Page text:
Barker’s show keeps in step with all of it.
“My show’s changing now, and I have complete artistic control of what’s going on with the show,” he said. “I have a whole new band, we’ve got new songs and stuff that we’re doing, I have a full girls’ trio now that I’ve added to the show. They will be doing a part in the show that is a full tribute to the Carter family that we’ve added. So it’s a whole new show, new video backgrounds, new everything, the logo is new, the band’s new, the girls are new, the whole show is new. I mean, you’ve gotta keep with the hits like “Folsom,” “Walk the Line,” and “Ring of Fire,” and the mainstay songs, but there’s a lot of new aspects to it.”
Barker is also ahead of the curve when it comes to his portrayal because of his respect for the man, which may not always be the case with more and more of the Cash tributes cropping up.
“There is unfortunately a lot more popping up, it’s not necessarily unfortunate that a lot more are popping up, it’s just that it’s unfortunate that like with the Elvis thing, over time I do feel it will become watered down,” Barker explained. “Eventually that’s going to happen, it’s inevitable. It’s a way to make a living doing music and when it arises like this, people take advantage of it — and eventually it becomes a watered down product, just the same way Elvis has become.
“A big star like Cash, that’s something that eventually happens,” he added. “As of right now, a lot of the ones doing it still seem to be pretty respectful of what Cash was about and what he was doing. But the bigger his name becomes, the more and more it’s probably going to get watered down, as time passes. That’s what we’re here for. Our show will never be a watered down caricature of Johnny Cash. I’ll always pay the money to have the best musicians and the best singers. It’s important.”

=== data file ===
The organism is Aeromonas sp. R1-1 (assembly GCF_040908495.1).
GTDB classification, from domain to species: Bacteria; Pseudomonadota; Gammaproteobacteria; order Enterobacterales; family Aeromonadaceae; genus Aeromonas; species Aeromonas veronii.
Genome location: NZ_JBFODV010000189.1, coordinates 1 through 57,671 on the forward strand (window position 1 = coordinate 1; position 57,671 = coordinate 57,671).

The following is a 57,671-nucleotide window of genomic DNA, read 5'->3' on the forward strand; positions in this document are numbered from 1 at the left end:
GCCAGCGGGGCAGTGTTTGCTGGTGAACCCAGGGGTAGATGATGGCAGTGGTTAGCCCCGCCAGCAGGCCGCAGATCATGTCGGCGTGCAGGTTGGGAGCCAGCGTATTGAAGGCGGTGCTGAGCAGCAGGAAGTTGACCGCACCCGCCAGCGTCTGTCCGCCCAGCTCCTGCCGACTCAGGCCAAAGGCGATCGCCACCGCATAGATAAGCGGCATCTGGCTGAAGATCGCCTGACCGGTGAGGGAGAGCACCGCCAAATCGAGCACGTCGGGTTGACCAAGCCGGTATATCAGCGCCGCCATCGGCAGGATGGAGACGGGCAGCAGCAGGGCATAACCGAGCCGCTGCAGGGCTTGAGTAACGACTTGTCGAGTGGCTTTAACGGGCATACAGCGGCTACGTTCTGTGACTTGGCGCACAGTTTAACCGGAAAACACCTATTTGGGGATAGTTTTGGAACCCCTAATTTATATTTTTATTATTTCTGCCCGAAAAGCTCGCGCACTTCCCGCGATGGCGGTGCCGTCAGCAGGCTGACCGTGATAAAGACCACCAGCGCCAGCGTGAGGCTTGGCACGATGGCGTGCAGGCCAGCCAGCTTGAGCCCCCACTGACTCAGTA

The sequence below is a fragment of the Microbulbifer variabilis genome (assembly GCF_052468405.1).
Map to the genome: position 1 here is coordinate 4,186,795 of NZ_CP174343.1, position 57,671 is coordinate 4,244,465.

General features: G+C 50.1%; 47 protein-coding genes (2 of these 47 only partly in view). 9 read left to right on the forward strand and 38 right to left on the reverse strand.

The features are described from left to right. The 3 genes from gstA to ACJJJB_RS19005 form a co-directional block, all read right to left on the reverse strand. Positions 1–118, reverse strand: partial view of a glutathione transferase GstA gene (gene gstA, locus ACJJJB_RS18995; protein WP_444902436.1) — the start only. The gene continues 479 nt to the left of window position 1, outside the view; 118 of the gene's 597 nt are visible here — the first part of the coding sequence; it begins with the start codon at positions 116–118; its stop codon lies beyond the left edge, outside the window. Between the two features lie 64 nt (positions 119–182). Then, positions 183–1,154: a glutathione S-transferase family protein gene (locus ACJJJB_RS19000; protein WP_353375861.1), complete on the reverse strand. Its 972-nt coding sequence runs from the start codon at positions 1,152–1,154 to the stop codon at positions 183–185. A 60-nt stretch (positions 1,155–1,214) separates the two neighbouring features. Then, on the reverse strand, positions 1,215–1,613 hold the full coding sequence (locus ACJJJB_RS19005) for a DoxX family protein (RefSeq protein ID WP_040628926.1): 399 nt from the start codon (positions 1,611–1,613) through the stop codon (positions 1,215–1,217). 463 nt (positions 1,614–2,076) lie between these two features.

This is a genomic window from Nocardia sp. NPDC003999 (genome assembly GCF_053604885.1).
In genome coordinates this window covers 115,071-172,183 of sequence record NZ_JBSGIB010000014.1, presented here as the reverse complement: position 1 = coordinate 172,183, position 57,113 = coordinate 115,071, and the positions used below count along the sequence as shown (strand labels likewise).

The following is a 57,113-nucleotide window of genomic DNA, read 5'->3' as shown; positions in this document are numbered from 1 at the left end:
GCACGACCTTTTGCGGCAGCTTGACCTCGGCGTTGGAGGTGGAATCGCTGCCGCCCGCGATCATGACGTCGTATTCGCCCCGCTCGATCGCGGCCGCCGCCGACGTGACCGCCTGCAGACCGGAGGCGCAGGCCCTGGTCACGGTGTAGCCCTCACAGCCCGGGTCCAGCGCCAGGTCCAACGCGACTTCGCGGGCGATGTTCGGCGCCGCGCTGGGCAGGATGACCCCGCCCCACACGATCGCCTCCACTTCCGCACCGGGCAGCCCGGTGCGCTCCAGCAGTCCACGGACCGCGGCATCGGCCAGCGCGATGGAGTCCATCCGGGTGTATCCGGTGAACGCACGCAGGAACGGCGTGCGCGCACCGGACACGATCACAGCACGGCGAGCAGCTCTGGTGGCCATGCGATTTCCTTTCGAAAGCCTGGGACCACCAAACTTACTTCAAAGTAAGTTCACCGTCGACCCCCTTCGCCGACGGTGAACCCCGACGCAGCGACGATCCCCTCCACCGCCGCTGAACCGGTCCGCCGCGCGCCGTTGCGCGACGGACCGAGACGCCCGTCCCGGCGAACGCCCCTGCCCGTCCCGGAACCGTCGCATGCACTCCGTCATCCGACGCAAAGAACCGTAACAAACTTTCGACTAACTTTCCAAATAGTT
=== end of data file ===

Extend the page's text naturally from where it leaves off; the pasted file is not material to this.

The fact that the “Man in Black” show hasn’t been to Laughlin in a couple of years, means both Barker and Cash fans are in for a new experience.
“Over the years, we’ve created a fan base there that seems to come back year after year, so I’m looking forward to this show,” he said. “We haven’t been there in two years, so I’m hoping the absence will bring back some of the people who have thinned out because they’ve seen the show so many times.
“The crowds are great that come there,” he added. “They seem to really enjoy the music and enjoy the Cash music especially, I mean, you can definitely tell they’re fans of the Cash music. They know the works, they know the songs, they’re always yelling them out on stage. It’s great to have actual Cash fans in the audience and night after night, they’re there. It’s always a great show and the crew there, who work with the sound and the lights, those guys are good dudes to work it. It’s just an easy place to work.
“We also like that Laughlin is centrally located for me and the band, which is all in L.A.,” he said. “The girls are all here in Vegas, so it’s nice to do something at home per se because it’s only about an hour drive for all of us, a couple of hours for the band. It’s so nice to have the sit-down that’s close to home like that, in the same time zone.
“It’s nice to come in and bring a new show into the Riverside because we’ve been there like six times now, six years, and usually for the most part, we’ve done the same show pretty much every year,” he added. “This year, finally, I get to come in and bring some new aspects to it people haven’t seen. It’ll be something fresh and new for people. We’re looking forward to being back down there.”
As far as new projects for Barker, this show is the thing.
“Right now I’m just focusing on the Cash thing,” he explained. “Like I said, I’ve taken it over on my own, and I’m kind of redeveloping it and redesigning it. It’s time consuming and financially it’s a big project. There’s all new costumes for the guys and the girls, there’s new videos, a new website, there’s tens of thousands of dollars that have gone into breaking off in my own, so that’s all I’m focusing on.
“We want it to be the best, there’s more and more guys coming out, so I’m striving hard and spending a lot of money to make sure my show maintains being the best,” he said. “It takes time and money and you gotta stay focused on it, otherwise, it’s starts getting complacent and somebody else will pass you up — and I can’t have that.”


Don’s Celebrity Theatre within the Riverside Resort

Wednesday-Sunday, Dec. 11-15 (7 p.m.)

See “Showtimes” for ticket info